An Example of “Building Bridges” Gone Awry

A month ago tomorrow the New York Times published a document titled, “Loving God and Neighbor Together.” This document was a response to an open letter signed by “138 leading Muslim scholars, clerics, and intellectuals from around the world” titled, “A Common Word Between Us and You.”

“Loving God and Neighbor Together” has been signed by a staggering number of self-proclaimed representatives of “the worldwide Christian community,” including (regrettably) the Rev. Dr. John Stott of All Souls Church in London, Dr. Richard Mouw (the President of Fuller Theological Seminary), church-growth gurus Bill Hybels and Robert Schuller, and emergent figureheads Brian McLaren and Scot McKnight.

Also signing this document was Rick Warren, whose Saddleback Church is (unless things have recently changed) still associated with the Southern Baptist Convention.

“Loving God and Neighbor Together” is a type of ‘bridge-building’ effort between Christians and Muslims, based on the supposed “core common ground” of love of God and love of neighbor. The document ignores the fact that Christians and Muslims define “God” differently (what Muslim would agree with a definition of who God is informed by, for example, John 1:1-14?) and it also ignores the fact that Christians and Muslims define “love of neighbor” differently (the unequal standards for justice offered to Muslims and “infidels” under Islamic law is a far cry from Jesus’ example of love for enemies as expressed in, for example, the parable of the good Samaritan).

The preamble of “Loving God and Neighbor Together” ends with the following statement:

Before we “shake your hand” in responding to your letter, we ask forgiveness of the All-Merciful One and of the Muslim community around the world.

Now, Jesus Christ is truly the “All-Merciful One,” but in a Muslim understanding this title is only applied to Allah, and so the document gives the appearance that Christians are seeking forgiveness from the unitarian God of the Muslims rather than calling our Islamic neighbors to repentance and faith in Christ, which is their only hope of eternal life.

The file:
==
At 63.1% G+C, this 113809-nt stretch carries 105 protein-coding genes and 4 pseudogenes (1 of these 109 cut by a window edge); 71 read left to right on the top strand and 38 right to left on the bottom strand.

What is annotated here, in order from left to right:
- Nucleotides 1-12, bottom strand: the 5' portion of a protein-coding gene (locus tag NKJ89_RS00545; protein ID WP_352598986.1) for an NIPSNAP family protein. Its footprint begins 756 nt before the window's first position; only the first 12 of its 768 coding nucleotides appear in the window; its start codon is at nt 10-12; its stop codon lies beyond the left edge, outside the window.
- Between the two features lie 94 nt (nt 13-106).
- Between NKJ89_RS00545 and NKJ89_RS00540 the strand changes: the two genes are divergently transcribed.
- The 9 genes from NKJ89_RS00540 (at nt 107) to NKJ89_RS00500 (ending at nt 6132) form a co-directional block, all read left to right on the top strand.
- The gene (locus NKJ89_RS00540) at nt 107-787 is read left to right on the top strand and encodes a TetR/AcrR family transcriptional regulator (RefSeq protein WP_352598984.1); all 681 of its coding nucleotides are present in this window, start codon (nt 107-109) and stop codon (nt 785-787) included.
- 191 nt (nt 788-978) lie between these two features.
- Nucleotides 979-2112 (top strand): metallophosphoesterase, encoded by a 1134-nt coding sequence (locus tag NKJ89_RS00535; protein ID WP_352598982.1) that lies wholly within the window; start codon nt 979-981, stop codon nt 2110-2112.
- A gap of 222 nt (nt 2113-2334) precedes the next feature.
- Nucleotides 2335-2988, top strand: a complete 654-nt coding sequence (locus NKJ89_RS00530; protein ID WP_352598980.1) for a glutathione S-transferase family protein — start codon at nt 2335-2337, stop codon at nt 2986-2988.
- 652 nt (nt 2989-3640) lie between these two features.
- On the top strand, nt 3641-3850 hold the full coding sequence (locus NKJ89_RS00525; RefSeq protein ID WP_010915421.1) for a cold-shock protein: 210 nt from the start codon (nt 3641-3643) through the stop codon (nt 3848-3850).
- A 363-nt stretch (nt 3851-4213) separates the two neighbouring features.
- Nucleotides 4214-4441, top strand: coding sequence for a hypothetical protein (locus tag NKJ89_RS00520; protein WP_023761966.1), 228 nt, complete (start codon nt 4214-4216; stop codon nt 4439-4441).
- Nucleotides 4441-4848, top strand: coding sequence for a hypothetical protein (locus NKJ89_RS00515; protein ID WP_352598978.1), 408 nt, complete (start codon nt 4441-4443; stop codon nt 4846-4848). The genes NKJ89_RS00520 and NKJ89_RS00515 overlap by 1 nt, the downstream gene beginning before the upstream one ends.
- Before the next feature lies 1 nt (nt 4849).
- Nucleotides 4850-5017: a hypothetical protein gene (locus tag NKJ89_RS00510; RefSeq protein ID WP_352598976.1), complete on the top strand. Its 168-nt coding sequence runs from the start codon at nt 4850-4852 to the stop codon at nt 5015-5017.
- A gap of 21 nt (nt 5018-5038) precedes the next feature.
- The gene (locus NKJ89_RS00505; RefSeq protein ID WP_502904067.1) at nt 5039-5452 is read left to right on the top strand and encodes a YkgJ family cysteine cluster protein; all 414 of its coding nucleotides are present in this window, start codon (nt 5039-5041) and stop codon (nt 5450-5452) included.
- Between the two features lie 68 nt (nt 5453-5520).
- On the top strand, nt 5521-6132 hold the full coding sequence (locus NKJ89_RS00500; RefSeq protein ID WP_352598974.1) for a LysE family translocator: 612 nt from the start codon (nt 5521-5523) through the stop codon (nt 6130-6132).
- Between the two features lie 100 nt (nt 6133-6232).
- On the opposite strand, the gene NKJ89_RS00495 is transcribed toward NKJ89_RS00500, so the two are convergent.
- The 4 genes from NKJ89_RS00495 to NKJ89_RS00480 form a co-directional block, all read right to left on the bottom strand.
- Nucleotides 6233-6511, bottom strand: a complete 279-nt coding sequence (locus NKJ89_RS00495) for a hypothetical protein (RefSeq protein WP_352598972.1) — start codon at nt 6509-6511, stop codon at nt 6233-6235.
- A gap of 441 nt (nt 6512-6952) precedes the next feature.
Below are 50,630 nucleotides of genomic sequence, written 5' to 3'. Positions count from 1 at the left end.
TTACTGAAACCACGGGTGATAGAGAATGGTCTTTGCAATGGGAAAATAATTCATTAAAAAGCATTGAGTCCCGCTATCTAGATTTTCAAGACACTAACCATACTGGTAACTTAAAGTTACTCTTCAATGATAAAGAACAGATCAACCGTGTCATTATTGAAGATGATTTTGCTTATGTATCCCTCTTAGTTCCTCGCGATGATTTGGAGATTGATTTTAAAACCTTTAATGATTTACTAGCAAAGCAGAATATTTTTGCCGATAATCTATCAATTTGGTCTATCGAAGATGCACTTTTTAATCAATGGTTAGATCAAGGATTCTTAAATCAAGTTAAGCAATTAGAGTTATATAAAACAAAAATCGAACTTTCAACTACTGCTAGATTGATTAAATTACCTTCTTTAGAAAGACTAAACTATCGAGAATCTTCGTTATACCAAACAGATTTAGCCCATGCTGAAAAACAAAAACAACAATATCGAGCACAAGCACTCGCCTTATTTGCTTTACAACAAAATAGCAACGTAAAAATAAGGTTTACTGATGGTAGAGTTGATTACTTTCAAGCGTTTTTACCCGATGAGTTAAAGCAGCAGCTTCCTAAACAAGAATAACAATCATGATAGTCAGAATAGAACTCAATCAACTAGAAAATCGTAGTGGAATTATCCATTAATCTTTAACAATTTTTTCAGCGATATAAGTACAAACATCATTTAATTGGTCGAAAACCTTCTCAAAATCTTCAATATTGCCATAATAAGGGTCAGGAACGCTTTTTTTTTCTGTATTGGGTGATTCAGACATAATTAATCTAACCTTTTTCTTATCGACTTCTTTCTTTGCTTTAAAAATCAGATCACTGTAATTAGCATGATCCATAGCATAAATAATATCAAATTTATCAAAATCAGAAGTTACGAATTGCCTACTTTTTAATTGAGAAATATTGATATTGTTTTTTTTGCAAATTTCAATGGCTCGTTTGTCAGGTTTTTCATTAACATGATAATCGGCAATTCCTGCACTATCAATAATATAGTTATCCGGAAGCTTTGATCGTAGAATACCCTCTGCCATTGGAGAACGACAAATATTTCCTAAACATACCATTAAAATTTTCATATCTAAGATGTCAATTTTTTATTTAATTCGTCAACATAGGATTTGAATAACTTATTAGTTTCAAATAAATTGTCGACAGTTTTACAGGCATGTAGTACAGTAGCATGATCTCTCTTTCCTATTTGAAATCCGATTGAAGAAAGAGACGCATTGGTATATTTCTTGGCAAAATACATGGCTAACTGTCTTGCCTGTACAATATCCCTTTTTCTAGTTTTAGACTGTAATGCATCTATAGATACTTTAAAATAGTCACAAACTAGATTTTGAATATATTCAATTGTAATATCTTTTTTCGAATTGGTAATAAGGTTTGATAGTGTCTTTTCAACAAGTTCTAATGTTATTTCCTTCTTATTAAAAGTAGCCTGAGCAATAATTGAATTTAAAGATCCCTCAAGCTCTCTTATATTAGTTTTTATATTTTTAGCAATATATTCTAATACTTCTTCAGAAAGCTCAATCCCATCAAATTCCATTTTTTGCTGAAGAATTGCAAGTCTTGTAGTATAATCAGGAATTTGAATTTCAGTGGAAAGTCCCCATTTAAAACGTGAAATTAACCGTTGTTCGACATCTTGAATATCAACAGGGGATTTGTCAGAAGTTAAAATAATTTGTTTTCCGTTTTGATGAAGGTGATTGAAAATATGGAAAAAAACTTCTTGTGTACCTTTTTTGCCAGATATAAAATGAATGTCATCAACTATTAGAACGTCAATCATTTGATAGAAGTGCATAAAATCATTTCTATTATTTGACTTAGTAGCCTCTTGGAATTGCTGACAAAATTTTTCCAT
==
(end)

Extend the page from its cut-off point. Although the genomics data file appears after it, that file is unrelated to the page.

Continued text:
Brothers and sisters reading this post, “Loving God and Neighbor Together” is just the kind of bridge-building that Baptists must reject. We must not only reject seeking building bridges to other religions that are at enmity with the Christian Faith, but we must reject seeking common ground with other Baptists that would influence us to build such bridges and thus compromise the Great Commission. This, I believe, is an illustration of the necessity of Jeff Noblit’s warning, quoted in my last post.

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17 Comments on “An Example of “Building Bridges” Gone Awry”

  1. There are a few disturbing lines in the Christian statement. No doubt the authors were trying to be concise and were unable to clarify with much depth, but it would be difficult to clarify some of the statements to my satisfaction. One thread running throughout was the implicit belief that peace between Muslims and Christians can bring peace to the world. Many of the signers might disagree that this could happen, but they nevertheless signed a document which seemed to make that claim. Also as several have noticed, it is almost impossible to read the statement as saying anything other than that the God of Islam and of Christianity are one and the same. That is, they might say that Muslims are actually worshipping God, they are simply doing so in the wrong way. And toward the end of the statement there seems to be the claim that one must seek this kind of reconciliation in order to bring salvation. That is, unless we make the kind of efforts indicated in the statement, then our eternal souls are in jeopardy.

    Most of the signers were unknown to me. Some were not surprising. I was a little surprised to see Rick Warren, but reading his response on WorldNetDaily leads me to say that he signed it out of a great act of recklessness. He mentioned in the interview that he hadn’t even read the whole statement!?!?

    Other names were disturbing. I wasn’t sure what to make of John Stott’s name being on the list, and I was somewhat dismayed to find my own dean had signed the statement.

  2. Darrin Says:

    If Elijah had only reached out in this manner, he could have brought down fire from the Lord AND Baal, for himself and those prophets, and everyone would have been happy in the end. Would have been a win/win all around! Too bad the men of God back then weren’t as smart as we are!
    Once again, the status of man and of this world is much more important than the glory of God and His kingdom, according to humanists inside and out of the church.

  3. kelly Says:

    If Spurgeon were alive today.we’ve gone from a downgrade to a freefall!